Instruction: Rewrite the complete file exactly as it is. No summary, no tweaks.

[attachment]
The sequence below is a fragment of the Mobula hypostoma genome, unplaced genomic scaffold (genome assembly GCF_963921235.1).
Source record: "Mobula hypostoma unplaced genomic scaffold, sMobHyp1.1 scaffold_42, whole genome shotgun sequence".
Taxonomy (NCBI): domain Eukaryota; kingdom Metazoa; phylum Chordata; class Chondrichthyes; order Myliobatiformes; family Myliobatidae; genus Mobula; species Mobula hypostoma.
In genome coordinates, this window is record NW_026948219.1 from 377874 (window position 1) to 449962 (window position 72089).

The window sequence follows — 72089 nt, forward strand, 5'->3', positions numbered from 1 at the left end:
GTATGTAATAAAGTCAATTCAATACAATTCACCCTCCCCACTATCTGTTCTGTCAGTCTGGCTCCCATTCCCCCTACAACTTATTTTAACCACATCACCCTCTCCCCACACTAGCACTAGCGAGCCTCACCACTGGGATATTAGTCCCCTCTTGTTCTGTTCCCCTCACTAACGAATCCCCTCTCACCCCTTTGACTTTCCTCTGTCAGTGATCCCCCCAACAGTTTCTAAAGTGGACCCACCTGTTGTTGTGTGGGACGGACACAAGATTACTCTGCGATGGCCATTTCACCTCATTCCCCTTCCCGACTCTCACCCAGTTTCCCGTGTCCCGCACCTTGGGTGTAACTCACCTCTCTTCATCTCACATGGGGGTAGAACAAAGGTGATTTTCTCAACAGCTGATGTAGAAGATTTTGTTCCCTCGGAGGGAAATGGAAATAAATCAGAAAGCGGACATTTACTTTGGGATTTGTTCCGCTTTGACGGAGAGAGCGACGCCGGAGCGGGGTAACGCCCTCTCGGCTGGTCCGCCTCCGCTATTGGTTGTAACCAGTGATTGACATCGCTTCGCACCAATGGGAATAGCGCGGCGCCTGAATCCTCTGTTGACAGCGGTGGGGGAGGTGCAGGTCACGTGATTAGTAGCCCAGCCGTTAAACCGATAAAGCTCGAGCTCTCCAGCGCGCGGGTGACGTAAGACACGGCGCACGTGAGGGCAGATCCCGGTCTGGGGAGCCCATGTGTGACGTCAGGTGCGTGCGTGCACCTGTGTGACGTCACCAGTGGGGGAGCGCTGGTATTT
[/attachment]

The sequence below is a fragment of the Mobula hypostoma genome, unplaced genomic scaffold (genome assembly GCF_963921235.1).
Source record: "Mobula hypostoma unplaced genomic scaffold, sMobHyp1.1 scaffold_42, whole genome shotgun sequence".
Taxonomy (NCBI): domain Eukaryota; kingdom Metazoa; phylum Chordata; class Chondrichthyes; order Myliobatiformes; family Myliobatidae; genus Mobula; species Mobula hypostoma.
In genome coordinates, this window is record NW_026948219.1 from 377874 (window position 1) to 449962 (window position 72089).

The window sequence follows — 72089 nt, forward strand, 5'->3', positions numbered from 1 at the left end:
GTATGTAATAAAGTCAATTCAATACAATTCACCCTCCCCACTATCTGTTCTGTCAGTCTGGCTCCCATTCCCCCTACAACTTATTTTAACCACATCACCCTCTCCCCACACTAGCACTAGCGAGCCTCACCACTGGGATATTAGTCCCCTCTTGTTCTGTTCCCCTCACTAACGAATCCCCTCTCACCCCTTTGACTTTCCTCTGTCAGTGATCCCCCCAACAGTTTCTAAAGTGGACCCACCTGTTGTTGTGTGGGACGGACACAAGATTACTCTGCGATGGCCATTTCACCTCATTCCCCTTCCCGACTCTCACCCAGTTTCCCGTGTCCCGCACCTTGGGTGTAACTCACCTCTCTTCATCTCACATGGGGGTAGAACAAAGGTGATTTTCTCAACAGCTGATGTAGAAGATTTTGTTCCCTCGGAGGGAAATGGAAATAAATCAGAAAGCGGACATTTACTTTGGGATTTGTTCCGCTTTGACGGAGAGAGCGACGCCGGAGCGGGGTAACGCCCTCTCGGCTGGTCCGCCTCCGCTATTGGTTGTAACCAGTGATTGACATCGCTTCGCACCAATGGGAATAGCGCGGCGCCTGAATCCTCTGTTGACAGCGGTGGGGGAGGTGCAGGTCACGTGATTAGTAGCCCAGCCGTTAAACCGATAAAGCTCGAGCTCTCCAGCGCGCGGGTGACGTAAGACACGGCGCACGTGAGGGCAGATCCCGGTCTGGGGAGCCCATGTGTGACGTCAGGTGCGTGCGTGCACCTGTGTGACGTCACCAGTGGGGGAGCGCTGGTATTT